“Oh, various indigenous vines and shrubs,” said your man the shaman.
I watched him with a shady eye, I did.
“Did you say vines?” I said. “Michael, are you really going to subject yourself to this? I was hoping to learn a few new things about my good friend the potato, but a tea made from vines? And did I hear your man say something about shrubs? This isn’t the class of shrubs you were getting for the garden from that Roger fellow back home, I’m sure.”
The shaman kept it at the boil and added Mike’s leaf with a flourish. I thought this was a theatrical bit like the onion volcano at a hibachi restaurant but our friend Michael was by this point completely engrossed in the show of it.
“Yes, Bryan,” he said. “I expect to enjoy this tea.”
Your man the shaman was at this for hours. I thrice nearly fell asleep.
At a moment which seemed as unimportant as any other, the shaman stood and said, “It is time.”
A draught was pulled and handed to Michael. One was offered to me but I declined with a glare of steel,
“Alright, Michael,” I said. “Down the hatch. I feel like the longer we stay the stranger this place will get.”
“No, Bryan,” he said. “I mean to nurse this. I want to know the subtle contours of this tea and explore the depth of its flavor. I’d think you’d want to join me, given your culinary expertise.”
He drank. He rolled it around on his palate. He wafted its bouquet. He eyed the ceiling in concentration and when it was done he, despite my strenuous protestations to the contrary, accepted the shaman’s invitation to stay and chat.
Half an hour later Mike stood suddenly.
“Excuse me,” he said. “But I need to use the jungle.”
He ran out, myself right after him.
“Michael,” I said. “What is it?”
“Fire drill,” he said. “Everybody out by the nearest exit.”
And right there he dropped his pants and engaged in simultaneous vomiting and diarrhea, both of the projectile class. No more pathetic sight have I witnessed in my life. I daresay the monkeys looked impressed, though.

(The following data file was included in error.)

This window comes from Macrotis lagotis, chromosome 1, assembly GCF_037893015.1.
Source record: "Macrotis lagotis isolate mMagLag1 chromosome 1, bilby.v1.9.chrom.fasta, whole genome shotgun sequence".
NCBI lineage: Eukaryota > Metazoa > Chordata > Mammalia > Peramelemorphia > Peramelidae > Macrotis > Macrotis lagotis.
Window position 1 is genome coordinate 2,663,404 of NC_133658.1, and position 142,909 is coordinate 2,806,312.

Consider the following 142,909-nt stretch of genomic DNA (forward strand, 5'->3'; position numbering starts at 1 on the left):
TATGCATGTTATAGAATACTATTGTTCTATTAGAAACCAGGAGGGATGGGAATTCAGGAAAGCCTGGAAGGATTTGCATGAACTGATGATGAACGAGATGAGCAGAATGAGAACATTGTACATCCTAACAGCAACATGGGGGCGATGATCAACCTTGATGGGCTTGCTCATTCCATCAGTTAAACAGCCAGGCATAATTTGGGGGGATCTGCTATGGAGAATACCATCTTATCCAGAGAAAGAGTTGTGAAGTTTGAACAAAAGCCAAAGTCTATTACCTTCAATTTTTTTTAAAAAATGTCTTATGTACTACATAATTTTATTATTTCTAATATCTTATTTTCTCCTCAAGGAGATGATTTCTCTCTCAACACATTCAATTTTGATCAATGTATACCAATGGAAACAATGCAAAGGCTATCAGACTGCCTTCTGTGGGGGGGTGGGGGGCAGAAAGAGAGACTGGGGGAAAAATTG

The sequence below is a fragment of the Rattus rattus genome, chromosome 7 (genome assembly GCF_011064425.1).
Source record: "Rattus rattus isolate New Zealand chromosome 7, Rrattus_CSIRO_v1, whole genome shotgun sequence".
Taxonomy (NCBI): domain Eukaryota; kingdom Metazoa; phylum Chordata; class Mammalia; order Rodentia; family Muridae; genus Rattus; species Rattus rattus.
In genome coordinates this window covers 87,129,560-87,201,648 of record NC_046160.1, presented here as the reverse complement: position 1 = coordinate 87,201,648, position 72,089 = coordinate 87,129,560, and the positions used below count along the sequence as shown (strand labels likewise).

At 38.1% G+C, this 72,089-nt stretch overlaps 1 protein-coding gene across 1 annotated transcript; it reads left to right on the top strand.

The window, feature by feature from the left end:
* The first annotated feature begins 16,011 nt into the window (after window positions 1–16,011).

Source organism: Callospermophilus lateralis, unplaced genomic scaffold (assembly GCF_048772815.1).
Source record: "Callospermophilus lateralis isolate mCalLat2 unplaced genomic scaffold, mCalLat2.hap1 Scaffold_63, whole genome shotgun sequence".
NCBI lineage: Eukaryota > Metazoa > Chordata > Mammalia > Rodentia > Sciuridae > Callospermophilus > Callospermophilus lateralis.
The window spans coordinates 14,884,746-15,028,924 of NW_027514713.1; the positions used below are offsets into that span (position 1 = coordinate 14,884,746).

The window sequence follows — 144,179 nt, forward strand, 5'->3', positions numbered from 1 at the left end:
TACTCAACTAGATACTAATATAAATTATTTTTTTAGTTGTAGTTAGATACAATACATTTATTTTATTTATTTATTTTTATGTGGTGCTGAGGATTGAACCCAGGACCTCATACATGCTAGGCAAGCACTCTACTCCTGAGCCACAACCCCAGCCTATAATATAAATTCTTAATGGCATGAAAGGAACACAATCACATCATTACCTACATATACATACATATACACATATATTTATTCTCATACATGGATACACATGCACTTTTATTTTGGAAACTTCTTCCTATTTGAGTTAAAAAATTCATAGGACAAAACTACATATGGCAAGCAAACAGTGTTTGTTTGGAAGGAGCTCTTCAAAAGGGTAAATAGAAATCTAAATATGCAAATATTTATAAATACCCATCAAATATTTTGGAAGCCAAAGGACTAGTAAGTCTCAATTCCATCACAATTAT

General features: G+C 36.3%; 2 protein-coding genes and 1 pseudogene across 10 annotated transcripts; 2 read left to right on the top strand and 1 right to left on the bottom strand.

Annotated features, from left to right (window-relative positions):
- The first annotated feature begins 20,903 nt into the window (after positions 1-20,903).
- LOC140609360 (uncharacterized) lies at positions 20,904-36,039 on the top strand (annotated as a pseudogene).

“This,” proclaimed the shaman from the door of the hut. “Is calle the Purge. It is a cleansing force.”
“Cleansing?” I asked. “Cleansing? Certainly not to the poor trees. You mean to suggest this is a feature? ‘Come to my restaurant; you’ll be spouting bile and liquified feces from their respective orifices!’ It’s a wonder the restaurant scene is as quiet as it is around here!”
“Bryan,” Mike said.
I looked at him.
He had a thousand yard stare and stupid grin on his face.
“Why is a Bottom called a Bottom when it is more generally in the middle?”
I rounded on your man the shaman.
“What have you done to Michael? What is this Spirit Rope?”
Come to find out our friend had just embarked on a vision quest, facilitated by your man the psychedelic chef, courtesy of a witches brew called the Ayahuasca.
Suddenly Mike burst out in laughter and said to a tree with which he imagined himself conversant, “One, two, three! I’ve ears enough to hear you!”
He stared, listening.
The forest buzzed.
“Then I may sleep in spite of thunder. Sweet bodements! Good!”
“Let’s at least get you cleaned up, Michael,” I said. I helped him, as only a best friend can.
Once he was cleaned up and re-pantsed we began to take him back into the hut. However, before we could get there he looked at me, shock covering his face.
“Bryan,” he said. “I don’t mean to alarm you, but your face is melting,”
I decided it was best to play along.
“Do you tell me so, Michael?”
“Lucky for you, I know just the remedy. Hold your face in place as best you can, I’ll only be a moment!” And off he ran to a stand of beautiful flowers and, after careful selection, he used his drawn machete to cut one and brought it to me.
“This will solve the problem,” he said. “It is lucky for you that our souls have been entwined outside of time as brothers. Otherwise this cure would not be efficacious.”
I nodded dumbly and put it through a button hole of my tweed jacket.
He looked uncomfortable, but reached over his shoulder and scratched his back. What was most remarkable was that he looked amazed as he did it.
“What is it, Michael?”
“You didn’t see?” he asked as if I’d neglected to realize we were in the jungle, so blind was I. “My head is become a liquid such that I can reach through it to scratch my own back!”
We took him back into the hut. For a time he was quiet and sullen. He put his head in his hands.
I was almost afraid to ask.
“Mike,” I said. “What is it?”
He looked at me like a child who’d lost a puppy.
“I am a string, Bryan,” he said. “Of infinite length, plucked.”
He shed a single tear.
“Now, Michael,” says I. “I’d think that’d be a good thing, being a soul that sings and all that.”
He cheered immediately. His smile spread across his face and filled the smoky hut.
“Bryan,” he said with a smile. “I knew you weren’t really an ape.”
“Eh? How’s that?”
“Well, apes almost never wear a hat.”
Several hours—and halfway between Lima and our changeover in Houston—Mike was no longer convinced he was stored in the overhead luggage compartment.
Some time I should tell you about the time Mike prevented a shark from beheading a moose.